Neil Drumming
November 05, 2004 AT 05:00 AM EST

By his own admission, Jay-Z used to be a hood, then an MC. Then he morphed into a confident performer capable of rocking Madison Square Garden — a triumph faithfully captured in Fade to Black. The documentary, which follows the rapper from the recording of his multiplatinum Black Album to his sold-out concert last year, hits screens Nov. 5 — as Jay-Z preps for yet another incarnation: record exec.

In Fade to Black you say rappers are afraid to be themselves. Who’s to blame?

The buying public. They’re quicker to accept a person [who’s] been in shoot-outs and things like that than the person trying to be themselves — a Jay-Z versus a Talib Kweli. A 50 Cent versus Mos Def.

Wait, are you saying there’s more to you than the guns-and-drugs Jay-Z who’s sold millions of albums?

It’s basically me. I’ve been through hustling — fortunately and unfortunately. That subject matter exists in my life. Those ideas will always be popular.

Have you had to restrict who you really are?

I wouldn’t say ”restrict.” I had to tone it down. If it was up to me, I would do a 50-bar rap and that would be the song every time. It wouldn’t have a familiar hook. No one could sing along with it. I’d [only] think about the couplets and the metaphors.

You have earned that creative freedom. Why retire?

To challenge myself. I’ve done just about everything rapping, so now I have to push the envelope on the executive side.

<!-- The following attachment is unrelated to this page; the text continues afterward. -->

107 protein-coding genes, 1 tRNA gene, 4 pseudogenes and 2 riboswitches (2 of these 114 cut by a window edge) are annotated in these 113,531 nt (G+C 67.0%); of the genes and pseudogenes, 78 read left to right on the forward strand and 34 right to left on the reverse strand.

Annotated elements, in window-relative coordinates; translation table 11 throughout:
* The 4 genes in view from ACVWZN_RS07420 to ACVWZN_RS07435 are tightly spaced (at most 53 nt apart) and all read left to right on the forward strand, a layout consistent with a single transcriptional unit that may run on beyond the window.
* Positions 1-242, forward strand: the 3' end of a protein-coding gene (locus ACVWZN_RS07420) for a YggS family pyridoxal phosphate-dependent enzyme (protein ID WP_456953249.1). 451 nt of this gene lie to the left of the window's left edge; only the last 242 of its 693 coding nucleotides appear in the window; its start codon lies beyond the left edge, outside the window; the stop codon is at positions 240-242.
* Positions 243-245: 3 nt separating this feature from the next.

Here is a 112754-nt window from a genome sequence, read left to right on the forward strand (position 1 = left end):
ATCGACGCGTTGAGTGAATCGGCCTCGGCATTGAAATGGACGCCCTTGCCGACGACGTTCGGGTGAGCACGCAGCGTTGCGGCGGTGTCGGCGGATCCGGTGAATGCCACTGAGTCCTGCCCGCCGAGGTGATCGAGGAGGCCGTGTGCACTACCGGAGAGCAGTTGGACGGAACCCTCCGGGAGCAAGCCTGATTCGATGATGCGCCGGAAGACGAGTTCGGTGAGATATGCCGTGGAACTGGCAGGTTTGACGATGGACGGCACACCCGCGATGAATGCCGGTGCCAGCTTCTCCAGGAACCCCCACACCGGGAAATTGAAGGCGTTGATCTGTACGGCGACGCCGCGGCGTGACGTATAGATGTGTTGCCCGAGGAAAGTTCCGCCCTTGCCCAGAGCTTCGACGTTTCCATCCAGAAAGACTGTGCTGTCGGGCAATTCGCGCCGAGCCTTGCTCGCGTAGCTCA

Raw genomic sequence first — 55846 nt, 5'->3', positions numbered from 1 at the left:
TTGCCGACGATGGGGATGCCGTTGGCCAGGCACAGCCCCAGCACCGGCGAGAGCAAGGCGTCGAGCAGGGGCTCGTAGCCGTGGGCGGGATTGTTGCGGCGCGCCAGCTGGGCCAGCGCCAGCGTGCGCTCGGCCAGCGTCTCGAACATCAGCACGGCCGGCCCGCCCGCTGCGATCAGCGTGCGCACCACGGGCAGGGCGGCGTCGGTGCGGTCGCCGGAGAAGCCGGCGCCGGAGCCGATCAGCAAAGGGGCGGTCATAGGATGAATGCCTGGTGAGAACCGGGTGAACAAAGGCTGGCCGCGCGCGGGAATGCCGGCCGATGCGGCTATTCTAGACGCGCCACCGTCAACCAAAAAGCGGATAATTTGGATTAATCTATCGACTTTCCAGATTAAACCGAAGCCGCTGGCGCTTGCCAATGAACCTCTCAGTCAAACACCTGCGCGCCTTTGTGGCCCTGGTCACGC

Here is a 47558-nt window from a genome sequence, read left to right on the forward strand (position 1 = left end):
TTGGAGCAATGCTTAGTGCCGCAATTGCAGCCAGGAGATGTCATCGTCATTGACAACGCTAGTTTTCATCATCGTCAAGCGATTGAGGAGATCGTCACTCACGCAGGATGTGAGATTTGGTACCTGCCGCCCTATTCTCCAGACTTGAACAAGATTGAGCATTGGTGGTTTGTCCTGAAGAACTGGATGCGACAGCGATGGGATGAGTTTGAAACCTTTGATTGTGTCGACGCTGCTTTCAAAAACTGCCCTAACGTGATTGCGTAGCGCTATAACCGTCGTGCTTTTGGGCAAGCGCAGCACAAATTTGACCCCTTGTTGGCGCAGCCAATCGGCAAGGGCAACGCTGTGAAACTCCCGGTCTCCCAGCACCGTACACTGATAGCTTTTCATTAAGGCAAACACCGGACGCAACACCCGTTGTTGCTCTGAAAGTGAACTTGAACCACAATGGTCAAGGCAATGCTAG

Reports say you’re considering a high-ranking position at either Def Jam or Warner Music. Can you talk about it?

I can talk around it. I have a couple of situations, and they’re both pretty close. It looks like it’s going to be a photo finish.

As, say, the president of one of those labels, how would you help artists to be themselves?

Put music first. Everyone’s stuck making music for radio. Record companies encourage that — ”You have to have your club song. We need to get 50 million in audience before we drop the album.” We got away from the artistry of it when we started catering to radio. You may sell 8 million now — you may sell 8 million again — but in the end, the creativity is going to suffer. And as soon as you don’t have that perfect club record, your career is finished.

Sounds like this job might renew your passion.

I’m just hoping that it can come anywhere close to music. It’s like having a new girlfriend: You just hope that it matches your first love.

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